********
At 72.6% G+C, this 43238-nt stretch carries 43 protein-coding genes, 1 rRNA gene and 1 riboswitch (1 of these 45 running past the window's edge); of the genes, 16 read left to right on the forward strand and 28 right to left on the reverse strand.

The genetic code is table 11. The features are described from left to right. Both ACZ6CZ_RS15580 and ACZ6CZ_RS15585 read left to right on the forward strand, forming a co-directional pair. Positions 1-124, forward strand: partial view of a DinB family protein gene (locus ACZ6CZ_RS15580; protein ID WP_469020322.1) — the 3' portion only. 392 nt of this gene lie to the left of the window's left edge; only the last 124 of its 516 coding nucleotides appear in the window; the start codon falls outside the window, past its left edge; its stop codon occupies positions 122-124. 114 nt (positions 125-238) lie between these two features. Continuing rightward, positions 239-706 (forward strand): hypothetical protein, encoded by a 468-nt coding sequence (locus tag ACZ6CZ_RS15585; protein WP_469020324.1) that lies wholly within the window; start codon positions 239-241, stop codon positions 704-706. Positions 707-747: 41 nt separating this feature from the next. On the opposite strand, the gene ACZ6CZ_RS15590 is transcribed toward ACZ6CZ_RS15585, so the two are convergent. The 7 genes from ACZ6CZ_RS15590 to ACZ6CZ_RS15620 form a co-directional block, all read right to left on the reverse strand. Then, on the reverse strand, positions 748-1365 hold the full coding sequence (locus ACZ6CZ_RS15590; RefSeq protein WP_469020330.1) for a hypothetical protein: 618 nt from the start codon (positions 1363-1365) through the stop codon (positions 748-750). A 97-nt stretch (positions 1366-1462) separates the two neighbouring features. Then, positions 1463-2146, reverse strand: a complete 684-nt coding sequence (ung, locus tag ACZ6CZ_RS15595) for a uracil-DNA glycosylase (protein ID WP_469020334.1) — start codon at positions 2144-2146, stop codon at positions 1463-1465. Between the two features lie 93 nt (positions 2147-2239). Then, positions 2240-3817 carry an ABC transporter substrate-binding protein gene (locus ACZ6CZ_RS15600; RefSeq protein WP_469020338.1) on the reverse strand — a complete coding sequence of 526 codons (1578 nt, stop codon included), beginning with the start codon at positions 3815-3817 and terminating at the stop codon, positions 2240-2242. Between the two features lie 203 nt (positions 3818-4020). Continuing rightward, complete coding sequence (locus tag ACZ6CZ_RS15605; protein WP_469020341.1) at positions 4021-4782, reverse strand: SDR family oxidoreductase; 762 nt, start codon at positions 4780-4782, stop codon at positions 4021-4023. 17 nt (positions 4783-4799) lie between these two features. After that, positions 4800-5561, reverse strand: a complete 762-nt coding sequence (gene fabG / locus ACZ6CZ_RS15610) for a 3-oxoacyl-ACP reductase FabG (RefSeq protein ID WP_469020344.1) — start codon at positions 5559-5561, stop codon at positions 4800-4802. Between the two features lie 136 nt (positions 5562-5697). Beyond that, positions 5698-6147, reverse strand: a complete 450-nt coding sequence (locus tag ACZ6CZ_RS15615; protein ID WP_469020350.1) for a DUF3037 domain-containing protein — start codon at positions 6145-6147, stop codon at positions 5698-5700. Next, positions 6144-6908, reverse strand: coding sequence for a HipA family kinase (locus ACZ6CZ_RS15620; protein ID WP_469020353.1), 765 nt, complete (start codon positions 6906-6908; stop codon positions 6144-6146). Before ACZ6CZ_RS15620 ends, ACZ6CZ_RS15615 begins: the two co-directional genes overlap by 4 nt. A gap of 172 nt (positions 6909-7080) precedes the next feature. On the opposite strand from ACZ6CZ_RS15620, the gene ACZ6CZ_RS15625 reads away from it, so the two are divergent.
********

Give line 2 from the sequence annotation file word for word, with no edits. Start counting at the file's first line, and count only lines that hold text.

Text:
The genetic code is table 11. The features are described from left to right. Both ACZ6CZ_RS15580 and ACZ6CZ_RS15585 read left to right on the forward strand, forming a co-directional pair. Positions 1-124, forward strand: partial view of a DinB family protein gene (locus ACZ6CZ_RS15580; protein ID WP_469020322.1) — the 3' portion only. 392 nt of this gene lie to the left of the window's left edge; only the last 124 of its 516 coding nucleotides appear in the window; the start codon falls outside the window, past its left edge; its stop codon occupies positions 122-124. 114 nt (positions 125-238) lie between these two features. Continuing rightward, positions 239-706 (forward strand): hypothetical protein, encoded by a 468-nt coding sequence (locus tag ACZ6CZ_RS15585; protein WP_469020324.1) that lies wholly within the window; start codon positions 239-241, stop codon positions 704-706. Positions 707-747: 41 nt separating this feature from the next. On the opposite strand, the gene ACZ6CZ_RS15590 is transcribed toward ACZ6CZ_RS15585, so the two are convergent. The 7 genes from ACZ6CZ_RS15590 to ACZ6CZ_RS15620 form a co-directional block, all read right to left on the reverse strand. Then, on the reverse strand, positions 748-1365 hold the full coding sequence (locus ACZ6CZ_RS15590; RefSeq protein WP_469020330.1) for a hypothetical protein: 618 nt from the start codon (positions 1363-1365) through the stop codon (positions 748-750). A 97-nt stretch (positions 1366-1462) separates the two neighbouring features. Then, positions 1463-2146, reverse strand: a complete 684-nt coding sequence (ung, locus tag ACZ6CZ_RS15595) for a uracil-DNA glycosylase (protein ID WP_469020334.1) — start codon at positions 2144-2146, stop codon at positions 1463-1465. Between the two features lie 93 nt (positions 2147-2239). Then, positions 2240-3817 carry an ABC transporter substrate-binding protein gene (locus ACZ6CZ_RS15600; RefSeq protein WP_469020338.1) on the reverse strand — a complete coding sequence of 526 codons (1578 nt, stop codon included), beginning with the start codon at positions 3815-3817 and terminating at the stop codon, positions 2240-2242. Between the two features lie 203 nt (positions 3818-4020). Continuing rightward, complete coding sequence (locus tag ACZ6CZ_RS15605; protein WP_469020341.1) at positions 4021-4782, reverse strand: SDR family oxidoreductase; 762 nt, start codon at positions 4780-4782, stop codon at positions 4021-4023. 17 nt (positions 4783-4799) lie between these two features. After that, positions 4800-5561, reverse strand: a complete 762-nt coding sequence (gene fabG / locus ACZ6CZ_RS15610) for a 3-oxoacyl-ACP reductase FabG (RefSeq protein ID WP_469020344.1) — start codon at positions 5559-5561, stop codon at positions 4800-4802. Between the two features lie 136 nt (positions 5562-5697). Beyond that, positions 5698-6147, reverse strand: a complete 450-nt coding sequence (locus tag ACZ6CZ_RS15615; protein ID WP_469020350.1) for a DUF3037 domain-containing protein — start codon at positions 6145-6147, stop codon at positions 5698-5700. Next, positions 6144-6908, reverse strand: coding sequence for a HipA family kinase (locus ACZ6CZ_RS15620; protein ID WP_469020353.1), 765 nt, complete (start codon positions 6906-6908; stop codon positions 6144-6146). Before ACZ6CZ_RS15620 ends, ACZ6CZ_RS15615 begins: the two co-directional genes overlap by 4 nt. A gap of 172 nt (positions 6909-7080) precedes the next feature. On the opposite strand from ACZ6CZ_RS15620, the gene ACZ6CZ_RS15625 reads away from it, so the two are divergent.